Updated: August 01, 2018 08:07 AM GMT
Tibetan Buddhist monks and nuns participate in a sit-in solidarity rally against China's rule on Tibet, in New Delhi in this Oct. 18, 2011 file photo. (Photo by Raveendran/AFP)
Activists claim Tibetan nuns are being illegally detained, sexually abused and brutally gang-raped at "political re-education" centers run by the Chinese Communist Party (CCP) in this Himalayan region, part of a broader move to smother Tibetan culture.
On May 28, the Tibetan Center for Human Rights and Democracy (TCHRD) published a report titled "Torture and Sexual Abuse Rampant in China's 'Political Re-education' Centers." This isn't the first report to shine a light on how China is "normalizing" its violations of human rights in Tibet.
It cites the testimony of a monk who wrote an account of what he saw and heard at one such center in Sog County of Nagchu district in Tibet. This was reportedly funneled in secret to the TCHRD's office overseas.
While the monk was studying at a monastery in China's Qinghai province, which shares a border with Tibet, he said government officials turned up one day and warned he would face a series of punishments if he didn't leave immediately.
They gave him an ultimatum: Go back to Tibet or see your family arrested, your family's kids barred from school, and your relatives prohibited from collecting caterpillar fungus, an expensive herbal remedy that people in the region use to buttress their incomes.
Finally he was detained in a political re-education center. Officials insisted it was not a prison but "a school," he said, adding he quickly realized that was a lie.
Most of those detained at the center were monks and nuns who were expelled from the Larung Gar Buddhist Academy or Yarchen Gar Buddhist Institute, he said. Both Buddhist training venues were demolished by the CCP.
According to the monk's testimony, the aim was to "brainwash" them on political and ideological grounds by forcing them to memorize "red" (Communist) songs, make them undergo Chinese military training, and instructing them to criticize and denounce their peers and spiritual leaders, including the Dalai Lama.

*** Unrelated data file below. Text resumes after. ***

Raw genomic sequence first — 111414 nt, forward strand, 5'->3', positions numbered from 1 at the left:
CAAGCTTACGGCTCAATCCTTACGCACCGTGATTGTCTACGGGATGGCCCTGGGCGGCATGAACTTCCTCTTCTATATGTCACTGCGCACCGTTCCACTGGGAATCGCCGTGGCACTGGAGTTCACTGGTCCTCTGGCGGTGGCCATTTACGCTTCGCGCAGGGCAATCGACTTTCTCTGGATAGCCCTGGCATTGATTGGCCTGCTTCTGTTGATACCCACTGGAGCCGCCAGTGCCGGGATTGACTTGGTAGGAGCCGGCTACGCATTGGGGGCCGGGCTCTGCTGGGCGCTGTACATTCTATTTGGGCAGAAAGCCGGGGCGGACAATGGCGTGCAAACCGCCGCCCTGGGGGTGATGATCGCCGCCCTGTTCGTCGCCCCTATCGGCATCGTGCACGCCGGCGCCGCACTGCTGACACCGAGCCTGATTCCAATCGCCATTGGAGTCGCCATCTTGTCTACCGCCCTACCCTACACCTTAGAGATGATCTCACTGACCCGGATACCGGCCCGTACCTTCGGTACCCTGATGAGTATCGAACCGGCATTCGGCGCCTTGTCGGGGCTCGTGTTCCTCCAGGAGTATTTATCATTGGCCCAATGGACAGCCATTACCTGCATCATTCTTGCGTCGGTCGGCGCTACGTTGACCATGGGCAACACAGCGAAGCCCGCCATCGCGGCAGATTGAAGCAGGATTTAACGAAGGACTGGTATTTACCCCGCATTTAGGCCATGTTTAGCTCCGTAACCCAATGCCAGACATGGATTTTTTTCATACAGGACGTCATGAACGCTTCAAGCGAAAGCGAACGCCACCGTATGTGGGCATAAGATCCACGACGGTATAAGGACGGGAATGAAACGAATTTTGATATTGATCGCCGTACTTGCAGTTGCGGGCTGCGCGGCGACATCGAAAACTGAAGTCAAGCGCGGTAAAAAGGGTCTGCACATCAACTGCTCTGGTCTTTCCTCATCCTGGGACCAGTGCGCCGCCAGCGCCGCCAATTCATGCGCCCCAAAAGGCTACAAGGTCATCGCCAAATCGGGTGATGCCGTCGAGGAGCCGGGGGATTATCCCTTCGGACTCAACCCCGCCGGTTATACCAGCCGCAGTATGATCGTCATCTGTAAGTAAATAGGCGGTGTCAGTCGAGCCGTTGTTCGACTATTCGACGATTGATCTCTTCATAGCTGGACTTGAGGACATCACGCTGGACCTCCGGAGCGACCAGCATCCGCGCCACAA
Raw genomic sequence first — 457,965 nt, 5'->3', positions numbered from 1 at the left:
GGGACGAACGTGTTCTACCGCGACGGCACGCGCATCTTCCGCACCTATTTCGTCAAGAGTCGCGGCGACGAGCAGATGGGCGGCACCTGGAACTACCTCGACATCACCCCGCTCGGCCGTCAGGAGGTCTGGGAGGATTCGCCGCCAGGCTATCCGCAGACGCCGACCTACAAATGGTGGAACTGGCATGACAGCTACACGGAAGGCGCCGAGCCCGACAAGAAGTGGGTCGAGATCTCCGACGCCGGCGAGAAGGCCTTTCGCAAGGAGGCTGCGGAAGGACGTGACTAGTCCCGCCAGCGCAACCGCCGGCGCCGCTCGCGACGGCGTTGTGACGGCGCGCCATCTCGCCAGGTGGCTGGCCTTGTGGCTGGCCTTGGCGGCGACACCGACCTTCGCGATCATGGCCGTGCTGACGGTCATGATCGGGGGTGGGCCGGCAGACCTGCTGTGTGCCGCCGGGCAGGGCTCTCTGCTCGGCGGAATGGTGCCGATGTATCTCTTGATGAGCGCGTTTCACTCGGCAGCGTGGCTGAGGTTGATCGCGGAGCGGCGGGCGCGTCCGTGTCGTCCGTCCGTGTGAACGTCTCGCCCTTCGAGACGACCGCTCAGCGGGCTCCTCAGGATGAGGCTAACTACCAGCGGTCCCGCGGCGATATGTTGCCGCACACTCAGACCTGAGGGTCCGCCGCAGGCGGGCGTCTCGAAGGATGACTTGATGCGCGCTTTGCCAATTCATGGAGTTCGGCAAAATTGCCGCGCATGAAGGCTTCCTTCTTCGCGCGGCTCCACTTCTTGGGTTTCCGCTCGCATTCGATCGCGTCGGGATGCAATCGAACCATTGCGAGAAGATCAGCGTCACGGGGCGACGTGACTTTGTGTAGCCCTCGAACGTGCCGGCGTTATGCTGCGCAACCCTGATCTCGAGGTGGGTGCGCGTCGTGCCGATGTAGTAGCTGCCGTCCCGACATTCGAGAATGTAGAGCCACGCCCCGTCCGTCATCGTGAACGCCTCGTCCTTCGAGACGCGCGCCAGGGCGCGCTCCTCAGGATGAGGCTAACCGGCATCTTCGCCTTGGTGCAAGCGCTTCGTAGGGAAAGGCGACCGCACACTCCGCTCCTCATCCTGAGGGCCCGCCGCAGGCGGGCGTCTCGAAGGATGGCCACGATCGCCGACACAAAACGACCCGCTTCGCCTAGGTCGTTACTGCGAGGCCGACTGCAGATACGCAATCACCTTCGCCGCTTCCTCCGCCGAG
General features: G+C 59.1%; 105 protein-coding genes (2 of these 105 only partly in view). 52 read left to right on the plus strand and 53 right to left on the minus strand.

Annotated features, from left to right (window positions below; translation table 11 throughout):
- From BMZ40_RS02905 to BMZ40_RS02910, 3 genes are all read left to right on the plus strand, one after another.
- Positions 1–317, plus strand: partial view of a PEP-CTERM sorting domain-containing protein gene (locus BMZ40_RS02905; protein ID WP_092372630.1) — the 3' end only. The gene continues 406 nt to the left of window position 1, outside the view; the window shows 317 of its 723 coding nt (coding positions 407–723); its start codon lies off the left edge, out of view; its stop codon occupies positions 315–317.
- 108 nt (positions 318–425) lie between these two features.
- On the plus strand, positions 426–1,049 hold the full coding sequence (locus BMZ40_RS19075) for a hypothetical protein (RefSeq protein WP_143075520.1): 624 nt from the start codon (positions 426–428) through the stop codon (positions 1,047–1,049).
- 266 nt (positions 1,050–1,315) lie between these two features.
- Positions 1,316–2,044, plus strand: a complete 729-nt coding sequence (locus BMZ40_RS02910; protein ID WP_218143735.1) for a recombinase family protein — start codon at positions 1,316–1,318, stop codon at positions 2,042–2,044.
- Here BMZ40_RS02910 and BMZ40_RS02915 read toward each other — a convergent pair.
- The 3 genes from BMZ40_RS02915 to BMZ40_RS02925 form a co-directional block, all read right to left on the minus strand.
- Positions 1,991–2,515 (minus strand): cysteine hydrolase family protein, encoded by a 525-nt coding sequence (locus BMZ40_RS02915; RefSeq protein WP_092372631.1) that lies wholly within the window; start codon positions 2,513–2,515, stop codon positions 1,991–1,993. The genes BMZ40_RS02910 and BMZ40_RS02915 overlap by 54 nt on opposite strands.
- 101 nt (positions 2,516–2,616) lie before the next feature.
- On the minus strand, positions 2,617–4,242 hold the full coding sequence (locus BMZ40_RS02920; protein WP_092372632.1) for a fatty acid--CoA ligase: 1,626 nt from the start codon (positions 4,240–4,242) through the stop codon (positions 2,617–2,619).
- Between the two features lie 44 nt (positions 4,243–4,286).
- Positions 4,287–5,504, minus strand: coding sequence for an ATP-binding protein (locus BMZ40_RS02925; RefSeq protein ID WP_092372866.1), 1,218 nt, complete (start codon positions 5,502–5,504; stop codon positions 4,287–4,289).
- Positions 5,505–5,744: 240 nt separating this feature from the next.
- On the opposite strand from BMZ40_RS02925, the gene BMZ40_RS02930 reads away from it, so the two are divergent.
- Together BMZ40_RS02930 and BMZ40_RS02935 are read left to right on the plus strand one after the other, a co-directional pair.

The Chinese resorted to torture, the most egregious example of which was the molestation of Buddhist nuns, wrote the monk, who had been detained for several months when he penned his account.
"A lot of the nuns would faint during their military training and the supervisors would rush them to their rooms. I saw them fondle their breasts and grope them all over," he wrote.
"I heard some of the supervisors took advantage of the unconscious nuns in other ways back back at their rooms," he added.
Claims of party cadres sexually assaulting nuns date back to the (1966-76) Cultural Revolution, or even earlier.
At that time, the (officially atheist) party mandated that monks and nuns must marry. It forced many to engage in sexual intercourse openly in a bid to smash their religious beliefs and force them to resume a secular life.
One nun broke down and cried as she recalled the appalling treatment she had suffered.
"My abusers handcuffed me, brought me to a police station and pushed me to the ground," she said.
"They stepped on my face, Tasered my chest and kicked me. Then they took off our clothes and three or four people raped us with a baton."
Another nun added: "We were constantly raped by seven or eight people. They left us naked."
There are many recorded cases of Tibetan Buddhist nuns being raped by police and prison guards of the Communist Party.
Some activists claim this is a deliberate policy to weaken the influence of Buddhist temples, as the nuns cannot keep serving the order once they have been "defiled."
But while these centers were primarily focused on stifling dissent or any perceived threat to the Communist Party's rule through means of suppression, they are now more aggressively trying to "educationally transform" their wards.
Former inmates say the conditions have become more militarized and prison-camp-like, with forced marches, drills and patriotic songs now the norm.
Critics say Beijing is trying to break them down spiritually by insulting their beliefs and subjecting them to acts that go against their religion and put them in a quandary, unable to resume monastic life upon their release.
They want to separate Tibetan intellectuals, monks and nuns from their traditions and beliefs and turn them into party-abiding Han Chinese, activists claim.
Since the communists invaded Tibet in 1950, forcing a young Dalai Lama to flee to India for sanctuary in 1959, it has viewed these guardians of Tibet's traditional culture and religious beliefs as a threat.
Tibetan rights organizations are now urging the international community to intervene as this state-sanctioned oppression reaches what they describe as a "a new level of terror" with the centers seen as nothing more than "labor reform camps" in disguise.
Sang Jieja is a Tibetan writer, commentator and former Chinese spokesman of the exiled Tibetan government. He is currently studying in Spain.
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